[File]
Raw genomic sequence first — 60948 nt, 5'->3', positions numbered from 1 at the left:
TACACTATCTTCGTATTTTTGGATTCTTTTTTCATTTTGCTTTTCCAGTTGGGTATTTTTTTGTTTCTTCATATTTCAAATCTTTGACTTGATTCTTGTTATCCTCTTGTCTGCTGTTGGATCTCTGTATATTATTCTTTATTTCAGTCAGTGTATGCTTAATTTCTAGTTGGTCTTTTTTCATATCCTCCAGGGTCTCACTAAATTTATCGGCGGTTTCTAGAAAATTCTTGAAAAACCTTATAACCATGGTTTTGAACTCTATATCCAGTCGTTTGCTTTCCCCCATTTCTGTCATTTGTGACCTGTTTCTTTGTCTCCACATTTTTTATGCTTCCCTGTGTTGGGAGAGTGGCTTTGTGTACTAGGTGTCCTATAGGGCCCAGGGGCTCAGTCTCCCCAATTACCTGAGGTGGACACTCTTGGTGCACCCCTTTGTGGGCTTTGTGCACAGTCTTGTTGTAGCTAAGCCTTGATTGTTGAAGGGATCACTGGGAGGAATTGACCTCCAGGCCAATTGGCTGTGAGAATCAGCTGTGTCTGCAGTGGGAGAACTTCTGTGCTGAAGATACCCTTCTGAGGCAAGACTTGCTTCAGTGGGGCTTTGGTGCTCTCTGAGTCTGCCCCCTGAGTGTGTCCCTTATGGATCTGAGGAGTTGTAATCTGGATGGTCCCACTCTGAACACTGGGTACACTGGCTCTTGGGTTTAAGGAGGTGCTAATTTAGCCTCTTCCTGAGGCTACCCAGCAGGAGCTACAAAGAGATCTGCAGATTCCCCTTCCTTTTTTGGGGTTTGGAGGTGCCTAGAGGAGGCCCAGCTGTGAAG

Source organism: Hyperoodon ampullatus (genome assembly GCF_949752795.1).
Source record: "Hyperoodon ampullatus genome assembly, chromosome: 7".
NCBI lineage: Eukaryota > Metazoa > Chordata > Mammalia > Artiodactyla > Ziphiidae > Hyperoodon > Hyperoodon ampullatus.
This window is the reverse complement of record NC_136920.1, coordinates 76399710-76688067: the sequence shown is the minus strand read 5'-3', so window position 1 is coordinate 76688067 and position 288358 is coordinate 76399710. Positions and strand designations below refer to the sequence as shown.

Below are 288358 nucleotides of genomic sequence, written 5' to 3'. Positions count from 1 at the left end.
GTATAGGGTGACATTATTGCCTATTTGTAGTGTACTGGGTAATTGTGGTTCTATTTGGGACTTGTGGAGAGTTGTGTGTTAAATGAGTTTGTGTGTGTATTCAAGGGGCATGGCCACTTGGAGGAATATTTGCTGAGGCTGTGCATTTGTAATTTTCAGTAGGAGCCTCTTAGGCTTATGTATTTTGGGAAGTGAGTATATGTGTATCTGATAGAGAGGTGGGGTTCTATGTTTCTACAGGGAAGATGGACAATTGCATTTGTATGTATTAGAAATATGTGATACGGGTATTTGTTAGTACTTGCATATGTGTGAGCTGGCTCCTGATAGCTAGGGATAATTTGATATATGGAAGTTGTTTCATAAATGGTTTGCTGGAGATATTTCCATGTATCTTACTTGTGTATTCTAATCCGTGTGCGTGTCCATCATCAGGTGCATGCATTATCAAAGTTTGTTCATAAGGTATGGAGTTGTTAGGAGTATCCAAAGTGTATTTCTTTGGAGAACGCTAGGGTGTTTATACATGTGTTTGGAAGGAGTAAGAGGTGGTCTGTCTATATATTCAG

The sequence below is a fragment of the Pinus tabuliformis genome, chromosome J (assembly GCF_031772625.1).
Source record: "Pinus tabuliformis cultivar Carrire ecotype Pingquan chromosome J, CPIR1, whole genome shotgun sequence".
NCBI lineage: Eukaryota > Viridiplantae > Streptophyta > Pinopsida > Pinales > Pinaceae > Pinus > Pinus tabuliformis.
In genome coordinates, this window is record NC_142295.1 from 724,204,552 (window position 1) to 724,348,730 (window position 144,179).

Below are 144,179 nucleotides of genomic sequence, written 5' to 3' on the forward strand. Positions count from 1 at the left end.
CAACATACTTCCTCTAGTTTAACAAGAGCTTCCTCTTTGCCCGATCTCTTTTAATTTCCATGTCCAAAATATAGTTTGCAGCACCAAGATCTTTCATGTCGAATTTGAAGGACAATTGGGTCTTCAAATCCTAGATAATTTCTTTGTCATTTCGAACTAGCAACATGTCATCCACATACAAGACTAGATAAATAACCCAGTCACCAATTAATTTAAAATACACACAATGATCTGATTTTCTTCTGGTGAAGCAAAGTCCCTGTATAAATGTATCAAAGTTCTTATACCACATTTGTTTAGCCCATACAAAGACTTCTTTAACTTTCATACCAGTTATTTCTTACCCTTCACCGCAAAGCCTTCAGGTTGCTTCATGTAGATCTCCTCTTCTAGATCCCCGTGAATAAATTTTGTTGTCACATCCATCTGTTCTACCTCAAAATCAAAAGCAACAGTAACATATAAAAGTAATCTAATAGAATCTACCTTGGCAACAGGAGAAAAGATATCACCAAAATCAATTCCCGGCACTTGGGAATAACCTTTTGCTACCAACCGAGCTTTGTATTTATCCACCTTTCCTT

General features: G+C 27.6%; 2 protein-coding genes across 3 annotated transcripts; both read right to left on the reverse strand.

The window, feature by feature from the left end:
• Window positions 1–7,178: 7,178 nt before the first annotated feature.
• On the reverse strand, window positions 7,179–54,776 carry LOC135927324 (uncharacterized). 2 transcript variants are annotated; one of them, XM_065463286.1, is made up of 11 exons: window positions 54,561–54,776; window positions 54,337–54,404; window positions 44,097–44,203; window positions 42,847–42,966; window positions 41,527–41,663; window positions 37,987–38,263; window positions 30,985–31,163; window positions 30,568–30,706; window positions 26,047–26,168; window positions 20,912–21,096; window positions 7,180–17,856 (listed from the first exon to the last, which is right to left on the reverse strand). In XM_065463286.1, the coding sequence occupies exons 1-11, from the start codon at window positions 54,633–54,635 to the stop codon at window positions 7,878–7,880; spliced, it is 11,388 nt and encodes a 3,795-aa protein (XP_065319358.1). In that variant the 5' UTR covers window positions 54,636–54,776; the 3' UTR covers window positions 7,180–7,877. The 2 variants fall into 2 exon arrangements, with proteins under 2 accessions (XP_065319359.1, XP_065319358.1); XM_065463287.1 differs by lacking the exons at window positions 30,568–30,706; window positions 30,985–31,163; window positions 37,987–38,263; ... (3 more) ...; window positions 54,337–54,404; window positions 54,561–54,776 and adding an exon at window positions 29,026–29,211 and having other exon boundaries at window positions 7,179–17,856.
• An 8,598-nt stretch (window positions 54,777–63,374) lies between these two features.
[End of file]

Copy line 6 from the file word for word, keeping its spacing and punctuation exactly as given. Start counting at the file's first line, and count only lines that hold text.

This window is the reverse complement of record NC_136920.1, coordinates 76399710-76688067: the sequence shown is the minus strand read 5'-3', so window position 1 is coordinate 76688067 and position 288358 is coordinate 76399710. Positions and strand designations below refer to the sequence as shown.